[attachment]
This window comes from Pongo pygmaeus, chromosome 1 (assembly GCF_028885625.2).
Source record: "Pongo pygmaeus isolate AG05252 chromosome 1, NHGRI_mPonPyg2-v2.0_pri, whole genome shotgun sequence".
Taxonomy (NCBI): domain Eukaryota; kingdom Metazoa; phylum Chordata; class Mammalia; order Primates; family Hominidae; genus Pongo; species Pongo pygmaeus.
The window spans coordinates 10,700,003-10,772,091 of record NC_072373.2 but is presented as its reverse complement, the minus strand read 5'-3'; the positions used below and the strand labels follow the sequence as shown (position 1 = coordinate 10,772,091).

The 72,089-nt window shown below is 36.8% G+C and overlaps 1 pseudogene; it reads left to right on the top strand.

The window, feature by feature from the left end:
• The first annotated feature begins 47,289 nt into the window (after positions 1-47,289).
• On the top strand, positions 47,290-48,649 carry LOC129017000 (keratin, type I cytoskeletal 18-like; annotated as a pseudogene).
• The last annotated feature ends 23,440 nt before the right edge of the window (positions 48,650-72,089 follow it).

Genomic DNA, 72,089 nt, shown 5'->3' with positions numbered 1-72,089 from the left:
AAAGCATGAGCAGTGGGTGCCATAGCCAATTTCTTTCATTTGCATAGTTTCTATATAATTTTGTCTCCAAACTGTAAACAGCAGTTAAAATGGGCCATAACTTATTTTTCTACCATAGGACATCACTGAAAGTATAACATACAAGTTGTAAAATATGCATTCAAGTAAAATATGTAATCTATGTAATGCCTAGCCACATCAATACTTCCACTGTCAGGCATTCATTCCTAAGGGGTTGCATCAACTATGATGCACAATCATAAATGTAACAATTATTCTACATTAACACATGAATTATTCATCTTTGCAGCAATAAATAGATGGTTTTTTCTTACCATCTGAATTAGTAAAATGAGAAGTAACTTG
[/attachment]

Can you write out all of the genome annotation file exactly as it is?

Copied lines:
This window comes from Pongo pygmaeus, chromosome 1 (assembly GCF_028885625.2).
Source record: "Pongo pygmaeus isolate AG05252 chromosome 1, NHGRI_mPonPyg2-v2.0_pri, whole genome shotgun sequence".
Taxonomy (NCBI): domain Eukaryota; kingdom Metazoa; phylum Chordata; class Mammalia; order Primates; family Hominidae; genus Pongo; species Pongo pygmaeus.
The window spans coordinates 10,700,003-10,772,091 of record NC_072373.2 but is presented as its reverse complement, the minus strand read 5'-3'; the positions used below and the strand labels follow the sequence as shown (position 1 = coordinate 10,772,091).

The 72,089-nt window shown below is 36.8% G+C and overlaps 1 pseudogene; it reads left to right on the top strand.

The window, feature by feature from the left end:
• The first annotated feature begins 47,289 nt into the window (after positions 1-47,289).
• On the top strand, positions 47,290-48,649 carry LOC129017000 (keratin, type I cytoskeletal 18-like; annotated as a pseudogene).
• The last annotated feature ends 23,440 nt before the right edge of the window (positions 48,650-72,089 follow it).

Genomic DNA, 72,089 nt, shown 5'->3' with positions numbered 1-72,089 from the left:
AAAGCATGAGCAGTGGGTGCCATAGCCAATTTCTTTCATTTGCATAGTTTCTATATAATTTTGTCTCCAAACTGTAAACAGCAGTTAAAATGGGCCATAACTTATTTTTCTACCATAGGACATCACTGAAAGTATAACATACAAGTTGTAAAATATGCATTCAAGTAAAATATGTAATCTATGTAATGCCTAGCCACATCAATACTTCCACTGTCAGGCATTCATTCCTAAGGGGTTGCATCAACTATGATGCACAATCATAAATGTAACAATTATTCTACATTAACACATGAATTATTCATCTTTGCAGCAATAAATAGATGGTTTTTTCTTACCATCTGAATTAGTAAAATGAGAAGTAACTTG